Gaza Faces High Risk of Hunger Crisis Amid Conflict

Gaza Faces High Risk of Hunger Crisis
Gaza Faces High Risk of Hunger Crisis. Credit | REUTERS

United States: Relief inflows seem to have alleviated the hunger crisis in northern Gaza for the time being, but a draft assessment released on Monday stated that the entire region is at “high risk” of famine due to Israel’s onslaught in Rafah, which resulted in displacement and disrupted relief operations in the south.

Relief Efforts and Regional Impact

According to a report by the foremost international authority on the severity of hunger crises, nearly everyone in Gaza is struggling to get enough food. More than 495,000 people, or more than a fifth of the 2.3 million people living there, are predicted to experience the highest starvation level in the upcoming months.

That’s despite months of American pressure on Israel to help relief operations, the installation of a trouble-plagued $230 million American-built pier, and several airdrops by other nations that humanitarian organizations claim fall short of meeting essential needs.

 Escalation of Conflict and Humanitarian Consequences

Following an attack on October 7 by Hamas, in which Palestinian terrorists murdered over 1,200 persons, predominantly civilians, and kidnapped approximately 250 more, Israel invaded Gaza. The Gaza Health Ministry reports that over 37,000 Palestinians have died in the conflict; it does not specify the proportion of militants and civilians among them.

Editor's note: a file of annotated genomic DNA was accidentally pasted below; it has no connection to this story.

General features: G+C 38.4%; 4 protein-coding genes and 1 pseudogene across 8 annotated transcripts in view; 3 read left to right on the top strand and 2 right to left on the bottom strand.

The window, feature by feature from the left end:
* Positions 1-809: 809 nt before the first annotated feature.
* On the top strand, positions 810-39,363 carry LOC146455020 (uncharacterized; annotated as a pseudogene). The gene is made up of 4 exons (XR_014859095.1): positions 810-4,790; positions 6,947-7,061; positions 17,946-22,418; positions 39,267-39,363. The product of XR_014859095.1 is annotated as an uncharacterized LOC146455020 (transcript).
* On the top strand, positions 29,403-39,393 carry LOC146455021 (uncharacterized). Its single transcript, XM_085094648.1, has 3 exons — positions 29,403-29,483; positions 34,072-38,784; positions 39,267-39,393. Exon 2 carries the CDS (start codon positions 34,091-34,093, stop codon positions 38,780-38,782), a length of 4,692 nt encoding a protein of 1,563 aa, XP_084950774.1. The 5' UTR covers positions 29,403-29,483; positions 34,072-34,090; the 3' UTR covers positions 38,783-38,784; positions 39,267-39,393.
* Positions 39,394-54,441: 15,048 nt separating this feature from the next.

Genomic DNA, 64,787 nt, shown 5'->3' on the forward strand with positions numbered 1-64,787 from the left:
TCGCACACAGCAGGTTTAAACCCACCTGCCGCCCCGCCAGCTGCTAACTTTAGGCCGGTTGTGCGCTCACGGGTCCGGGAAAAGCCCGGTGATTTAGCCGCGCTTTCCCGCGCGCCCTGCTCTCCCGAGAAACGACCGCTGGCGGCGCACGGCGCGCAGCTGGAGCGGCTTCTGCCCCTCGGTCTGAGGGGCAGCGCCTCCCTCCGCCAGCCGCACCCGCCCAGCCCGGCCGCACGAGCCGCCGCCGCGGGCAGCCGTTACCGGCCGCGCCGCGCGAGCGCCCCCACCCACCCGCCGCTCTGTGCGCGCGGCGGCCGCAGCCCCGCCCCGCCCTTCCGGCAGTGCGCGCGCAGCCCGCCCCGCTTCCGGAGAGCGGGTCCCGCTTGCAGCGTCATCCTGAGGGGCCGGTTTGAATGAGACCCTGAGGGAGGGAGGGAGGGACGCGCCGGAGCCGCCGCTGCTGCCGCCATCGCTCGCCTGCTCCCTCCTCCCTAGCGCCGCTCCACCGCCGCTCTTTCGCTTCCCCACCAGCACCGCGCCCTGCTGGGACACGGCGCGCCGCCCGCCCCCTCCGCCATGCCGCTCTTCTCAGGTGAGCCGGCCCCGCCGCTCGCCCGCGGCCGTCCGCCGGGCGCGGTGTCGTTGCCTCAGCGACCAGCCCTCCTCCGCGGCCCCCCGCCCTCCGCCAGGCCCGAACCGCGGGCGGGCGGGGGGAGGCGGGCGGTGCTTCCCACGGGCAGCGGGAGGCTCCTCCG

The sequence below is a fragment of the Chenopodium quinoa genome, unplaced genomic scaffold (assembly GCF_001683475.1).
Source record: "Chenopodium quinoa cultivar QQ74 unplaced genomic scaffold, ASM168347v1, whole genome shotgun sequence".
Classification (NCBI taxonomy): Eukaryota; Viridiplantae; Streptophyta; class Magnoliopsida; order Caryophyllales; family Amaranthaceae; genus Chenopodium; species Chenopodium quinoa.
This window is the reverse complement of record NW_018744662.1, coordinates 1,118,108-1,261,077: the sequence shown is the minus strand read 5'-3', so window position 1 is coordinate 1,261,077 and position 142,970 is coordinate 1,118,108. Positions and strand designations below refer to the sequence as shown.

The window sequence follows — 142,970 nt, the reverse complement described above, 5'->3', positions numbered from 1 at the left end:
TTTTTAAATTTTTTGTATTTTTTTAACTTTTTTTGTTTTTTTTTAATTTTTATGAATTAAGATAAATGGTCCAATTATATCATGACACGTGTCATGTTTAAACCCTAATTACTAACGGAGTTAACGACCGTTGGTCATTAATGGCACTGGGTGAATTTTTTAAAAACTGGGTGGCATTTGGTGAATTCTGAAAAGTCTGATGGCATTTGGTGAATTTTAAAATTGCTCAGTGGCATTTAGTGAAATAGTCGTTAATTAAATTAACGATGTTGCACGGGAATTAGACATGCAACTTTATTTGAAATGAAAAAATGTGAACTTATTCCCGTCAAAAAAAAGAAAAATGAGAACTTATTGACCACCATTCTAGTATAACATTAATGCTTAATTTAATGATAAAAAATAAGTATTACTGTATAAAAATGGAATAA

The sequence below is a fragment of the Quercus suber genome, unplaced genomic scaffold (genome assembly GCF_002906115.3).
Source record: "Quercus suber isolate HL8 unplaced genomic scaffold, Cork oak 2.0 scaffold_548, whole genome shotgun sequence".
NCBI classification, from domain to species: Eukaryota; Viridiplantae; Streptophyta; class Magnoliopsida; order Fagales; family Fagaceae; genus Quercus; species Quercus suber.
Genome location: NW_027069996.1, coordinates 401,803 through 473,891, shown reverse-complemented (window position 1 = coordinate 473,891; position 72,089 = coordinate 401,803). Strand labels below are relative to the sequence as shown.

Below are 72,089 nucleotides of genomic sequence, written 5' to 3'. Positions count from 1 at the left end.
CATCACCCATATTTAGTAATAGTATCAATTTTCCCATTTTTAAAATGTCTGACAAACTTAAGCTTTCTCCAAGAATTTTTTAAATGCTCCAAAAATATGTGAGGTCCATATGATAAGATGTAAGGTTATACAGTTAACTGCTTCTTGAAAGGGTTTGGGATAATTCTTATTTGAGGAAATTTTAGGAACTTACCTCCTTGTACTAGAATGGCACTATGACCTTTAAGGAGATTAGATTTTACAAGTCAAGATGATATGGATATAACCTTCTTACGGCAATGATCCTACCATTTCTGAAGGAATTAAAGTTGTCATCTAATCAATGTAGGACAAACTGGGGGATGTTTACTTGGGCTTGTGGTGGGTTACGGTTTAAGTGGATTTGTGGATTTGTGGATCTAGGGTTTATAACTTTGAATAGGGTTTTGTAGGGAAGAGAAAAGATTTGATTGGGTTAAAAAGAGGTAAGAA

At the beginning of the conflict, Israel placed the region under total siege; under pressure from Washington, it has only progressively lifted the blockade. The majority of Gaza’s production capability has been devastated by the conflict.

The IPC declared that starvation was “imminent” in its March assessment, citing massive devastation and the fact that Israeli soldiers had encircled and effectively isolated northern Gaza since the beginning of the ground incursion. According to that study, stage 5, or extreme malnutrition, was being experienced by around one-third of Gaza’s population.

Israel vowed to provide supplies following strikes in April that killed seven relief workers and provoked an international outcry. Later, it opened more land crossings in the north. According to the IPC, food supplies to the north have “sharply increased.”

But in the beginning of May, Israel launched ground operations in the southernmost city of Rafah, leading to the closure of the Rafah crossing with Egypt and repeated disruptions to the nearby Kerem Shalom crossing with Israel.

Famine is the same as stage 5 hunger, but according to the IPC, a region is only considered to be in famine when 20% of families have an extreme food shortage, 30% of children are acutely malnourished, and at least two adults or four children per 10,000 people pass away every day.

Challenges to Aid Distribution

Israel claims that hundreds of trucks arrive through various crossings almost every day and holds U.N. agencies accountable for their failure to distribute it. It further claims that containers are piling up at Kerem Shalom, the major cargo port in Gaza.

U.N. agencies and humanitarian organizations claim that fighting in the region frequently prevents them from reaching Kerem Shalom and that Israeli limitations, challenges in communicating with the army, and the breakdown of law and order significantly impede their operations. They state that addressing the crisis is impossible without a complete cease-fire.

 The delivery of meaningful humanitarian assistance inside Gaza has become almost impossible, and the fabric of civil society is unravelling. Starving civilians are resorting to desperate measures to access the limited aid that trickles in , “they said.